What Things Can Blockchain Do Well?

Narrowing it down, Blockchain does three things quite well, viz:

Smart Asset Management: what is a smart asset? A smart asset is a tokenized version of a real-world asset, for example, land, gold, or coltan. Management of these assets includes issuance, exchange, payment, escrow, and retirement.

Data Verification & Authentication: the storage of data on the Blockchain can occur almost in any format. Data verification and authentication include encryption, digital signatures, and permanent custody. In this process, Blockchain can create key pairs and generate and authenticate digital signatures.

Smart Contracts: they are exactly how they sound; self-executing pieces of code surrounding a legally-binding agreement. They are often misunderstood and would require rendering of their topical issues some other day.

How to Build a Blockchain

Over the last couple of years, a lot of derivative and blockchain-based projects have come and gone. 2017 was the Year of the Blockchain, which propelled the price of Bitcoin to $20,000. This year a lot of many Blockchain projects funded by ICOs (a whole another beast to tackle) were declared. Technically, the majority of them were not blockchains but rather distributed ledger systems. You want to build a Blockchain, say your Bitcoin casino, and want people to learn how to play Baccarat online. Well, let’s look at the steps you would follow to implement it: Let us decode how to build a blockchain in just ten steps.

Step 1: Identifying a relevant use-case, your Bitcoin casino, for instance.

Step 2: You have to choose an appropriate consensus mechanism, whether Proof-of-Work (PoW) or Proof-of-Stake (PoS). Nodes within a network must agree that a transaction is legitimate.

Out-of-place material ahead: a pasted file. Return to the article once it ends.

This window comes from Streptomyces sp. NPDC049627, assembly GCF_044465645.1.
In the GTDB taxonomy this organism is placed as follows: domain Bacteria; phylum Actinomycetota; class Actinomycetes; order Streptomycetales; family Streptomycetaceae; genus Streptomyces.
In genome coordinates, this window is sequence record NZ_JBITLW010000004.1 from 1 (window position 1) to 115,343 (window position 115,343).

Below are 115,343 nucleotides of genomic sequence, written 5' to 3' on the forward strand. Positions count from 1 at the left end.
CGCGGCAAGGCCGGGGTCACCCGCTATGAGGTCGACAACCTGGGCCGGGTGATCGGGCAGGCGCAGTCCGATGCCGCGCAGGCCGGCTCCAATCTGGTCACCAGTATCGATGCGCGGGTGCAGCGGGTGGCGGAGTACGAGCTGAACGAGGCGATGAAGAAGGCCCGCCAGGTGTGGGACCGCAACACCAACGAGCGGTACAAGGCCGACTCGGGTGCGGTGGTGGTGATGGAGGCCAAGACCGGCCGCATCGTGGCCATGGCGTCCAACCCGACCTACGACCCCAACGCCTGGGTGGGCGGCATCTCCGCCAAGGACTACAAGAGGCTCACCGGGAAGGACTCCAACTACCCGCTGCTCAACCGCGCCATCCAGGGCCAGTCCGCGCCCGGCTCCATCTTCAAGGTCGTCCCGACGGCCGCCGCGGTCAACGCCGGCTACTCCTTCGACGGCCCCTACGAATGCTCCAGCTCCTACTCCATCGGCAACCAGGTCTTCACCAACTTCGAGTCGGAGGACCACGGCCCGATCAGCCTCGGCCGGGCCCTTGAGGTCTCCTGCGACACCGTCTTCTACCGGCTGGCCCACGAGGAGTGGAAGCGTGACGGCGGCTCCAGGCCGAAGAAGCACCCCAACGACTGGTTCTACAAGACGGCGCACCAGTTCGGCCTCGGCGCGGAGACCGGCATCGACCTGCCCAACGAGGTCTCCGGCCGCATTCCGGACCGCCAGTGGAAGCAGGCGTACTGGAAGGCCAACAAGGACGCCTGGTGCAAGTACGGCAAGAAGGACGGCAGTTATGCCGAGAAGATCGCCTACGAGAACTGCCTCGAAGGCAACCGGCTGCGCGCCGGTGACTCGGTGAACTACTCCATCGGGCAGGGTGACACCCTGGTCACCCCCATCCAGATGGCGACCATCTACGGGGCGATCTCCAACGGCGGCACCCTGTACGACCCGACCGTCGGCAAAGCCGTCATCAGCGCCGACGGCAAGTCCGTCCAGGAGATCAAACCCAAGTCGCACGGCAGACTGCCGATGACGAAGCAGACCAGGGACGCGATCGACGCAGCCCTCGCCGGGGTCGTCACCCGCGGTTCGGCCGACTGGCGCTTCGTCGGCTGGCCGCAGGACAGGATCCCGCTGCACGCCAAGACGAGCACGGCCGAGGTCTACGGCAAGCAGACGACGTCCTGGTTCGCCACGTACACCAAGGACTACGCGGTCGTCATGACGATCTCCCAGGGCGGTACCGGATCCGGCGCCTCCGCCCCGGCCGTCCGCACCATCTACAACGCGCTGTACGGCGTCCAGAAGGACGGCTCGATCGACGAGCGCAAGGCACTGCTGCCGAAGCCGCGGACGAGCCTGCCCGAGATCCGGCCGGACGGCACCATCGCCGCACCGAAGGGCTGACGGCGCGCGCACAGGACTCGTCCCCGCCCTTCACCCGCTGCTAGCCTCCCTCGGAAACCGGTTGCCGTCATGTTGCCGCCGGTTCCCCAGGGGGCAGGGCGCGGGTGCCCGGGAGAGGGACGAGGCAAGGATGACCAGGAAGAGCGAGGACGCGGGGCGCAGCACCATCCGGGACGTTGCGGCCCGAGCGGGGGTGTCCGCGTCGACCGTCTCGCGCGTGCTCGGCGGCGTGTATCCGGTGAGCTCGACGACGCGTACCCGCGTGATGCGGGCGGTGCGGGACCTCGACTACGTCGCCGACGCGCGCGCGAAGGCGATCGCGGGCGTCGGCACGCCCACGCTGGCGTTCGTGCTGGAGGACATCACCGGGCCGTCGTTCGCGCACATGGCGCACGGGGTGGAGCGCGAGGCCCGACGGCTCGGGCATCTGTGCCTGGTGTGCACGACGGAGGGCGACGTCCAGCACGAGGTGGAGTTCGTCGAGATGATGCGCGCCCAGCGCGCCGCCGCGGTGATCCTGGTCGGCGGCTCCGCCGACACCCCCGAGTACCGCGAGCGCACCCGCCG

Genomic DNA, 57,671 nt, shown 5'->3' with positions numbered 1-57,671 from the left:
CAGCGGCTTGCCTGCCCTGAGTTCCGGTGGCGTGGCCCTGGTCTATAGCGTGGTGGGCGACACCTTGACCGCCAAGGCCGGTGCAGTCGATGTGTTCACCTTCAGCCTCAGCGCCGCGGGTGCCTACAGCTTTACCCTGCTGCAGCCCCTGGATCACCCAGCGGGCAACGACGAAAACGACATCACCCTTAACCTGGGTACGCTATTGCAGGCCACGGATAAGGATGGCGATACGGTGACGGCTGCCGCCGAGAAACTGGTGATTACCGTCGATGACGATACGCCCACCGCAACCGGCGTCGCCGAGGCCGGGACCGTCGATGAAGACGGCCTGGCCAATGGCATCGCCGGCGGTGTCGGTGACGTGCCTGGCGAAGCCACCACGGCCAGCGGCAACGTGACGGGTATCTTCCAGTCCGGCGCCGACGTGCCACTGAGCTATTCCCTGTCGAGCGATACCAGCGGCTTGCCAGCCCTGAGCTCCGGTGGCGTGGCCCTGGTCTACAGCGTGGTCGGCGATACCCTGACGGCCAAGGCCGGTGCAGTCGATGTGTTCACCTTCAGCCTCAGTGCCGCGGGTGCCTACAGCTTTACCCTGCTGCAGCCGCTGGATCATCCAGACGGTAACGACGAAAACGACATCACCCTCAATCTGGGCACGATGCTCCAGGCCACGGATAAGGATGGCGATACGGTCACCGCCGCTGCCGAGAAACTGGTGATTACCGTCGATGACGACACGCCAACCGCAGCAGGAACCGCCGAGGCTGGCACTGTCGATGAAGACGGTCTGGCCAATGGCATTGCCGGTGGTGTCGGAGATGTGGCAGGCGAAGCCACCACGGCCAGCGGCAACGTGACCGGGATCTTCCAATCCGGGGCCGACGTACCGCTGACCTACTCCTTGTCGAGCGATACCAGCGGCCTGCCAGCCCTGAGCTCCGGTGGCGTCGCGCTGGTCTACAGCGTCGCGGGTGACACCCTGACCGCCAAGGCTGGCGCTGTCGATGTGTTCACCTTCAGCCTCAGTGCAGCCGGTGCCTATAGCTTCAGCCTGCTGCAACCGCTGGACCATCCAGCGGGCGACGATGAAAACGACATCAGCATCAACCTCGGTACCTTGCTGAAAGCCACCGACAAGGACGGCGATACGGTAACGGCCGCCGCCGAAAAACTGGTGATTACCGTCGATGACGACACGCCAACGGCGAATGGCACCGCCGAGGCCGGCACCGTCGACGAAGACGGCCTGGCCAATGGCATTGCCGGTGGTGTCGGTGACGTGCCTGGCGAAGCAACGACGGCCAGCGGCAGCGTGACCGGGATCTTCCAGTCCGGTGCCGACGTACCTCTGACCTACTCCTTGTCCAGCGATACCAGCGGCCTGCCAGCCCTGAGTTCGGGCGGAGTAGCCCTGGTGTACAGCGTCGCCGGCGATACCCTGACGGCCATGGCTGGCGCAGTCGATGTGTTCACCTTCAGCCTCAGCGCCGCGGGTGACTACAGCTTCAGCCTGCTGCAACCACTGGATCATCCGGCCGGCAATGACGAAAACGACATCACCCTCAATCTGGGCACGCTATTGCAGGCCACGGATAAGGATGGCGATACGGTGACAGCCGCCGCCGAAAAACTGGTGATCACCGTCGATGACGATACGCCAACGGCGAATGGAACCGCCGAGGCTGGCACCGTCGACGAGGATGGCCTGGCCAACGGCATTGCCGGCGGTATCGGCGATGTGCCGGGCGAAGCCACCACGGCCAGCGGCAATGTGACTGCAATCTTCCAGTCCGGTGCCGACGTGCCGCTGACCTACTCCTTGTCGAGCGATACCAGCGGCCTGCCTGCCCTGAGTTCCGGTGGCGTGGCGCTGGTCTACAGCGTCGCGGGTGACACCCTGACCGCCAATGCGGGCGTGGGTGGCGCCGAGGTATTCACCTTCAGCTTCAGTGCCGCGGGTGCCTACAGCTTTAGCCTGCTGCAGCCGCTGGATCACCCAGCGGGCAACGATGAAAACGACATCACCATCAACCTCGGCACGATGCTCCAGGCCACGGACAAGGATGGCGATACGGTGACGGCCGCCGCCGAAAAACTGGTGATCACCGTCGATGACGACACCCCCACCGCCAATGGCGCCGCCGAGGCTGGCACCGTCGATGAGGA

Step 3: Choosing the right platform. There are many out there, most of which are free and open-source, for example, Ethereum, Hyperledger Fabric, etc.

Step 4: You have to design the nodes for the validation of transactions by miners.

Step 5: Designing your Blockchain Instance, which is a delicate thing. For example, for your Bitcoin casino, you would employ Parameters that ensure that it takes away or reduces the house advantage while players are playing so that a game is provably fair.

Step 6: Constructing the APIs, you know, for your payment gateways, et cetera.

Step 7: The Admin and the User Interface come next.

Step 8: Incorporating future tech, such as AI, for instance. You have to augment the value of your Blockchain.

Step 9: Marketing. Outrightly, this is not a build it, and they will come situation. You have to shout from the top of the Internet streets- Extra! Extra! Read All About It!

Step 10: Keep learning.

Some Bit of History

There is a ton of hype surrounding Blockchain, but did you know some of its main architectural elements started way back? In 2008, Satoshi Nakamoto (another whole beast to tackle) released a paper titled Bitcoin: A Peer-to-Peer Electronic Cash System. The article was an exquisite potpourri of public-key cryptography, which developed in the 1970s, cryptographic hash functions, also born in the 70s, and Proof-of-Work birthed in the 1990s.

Bonus infographic:

Blockchain Infographic: Growth, Use Cases & Facts
Graphic Courtesy of: Dotcominfoway.

Featured Illustration: FreePik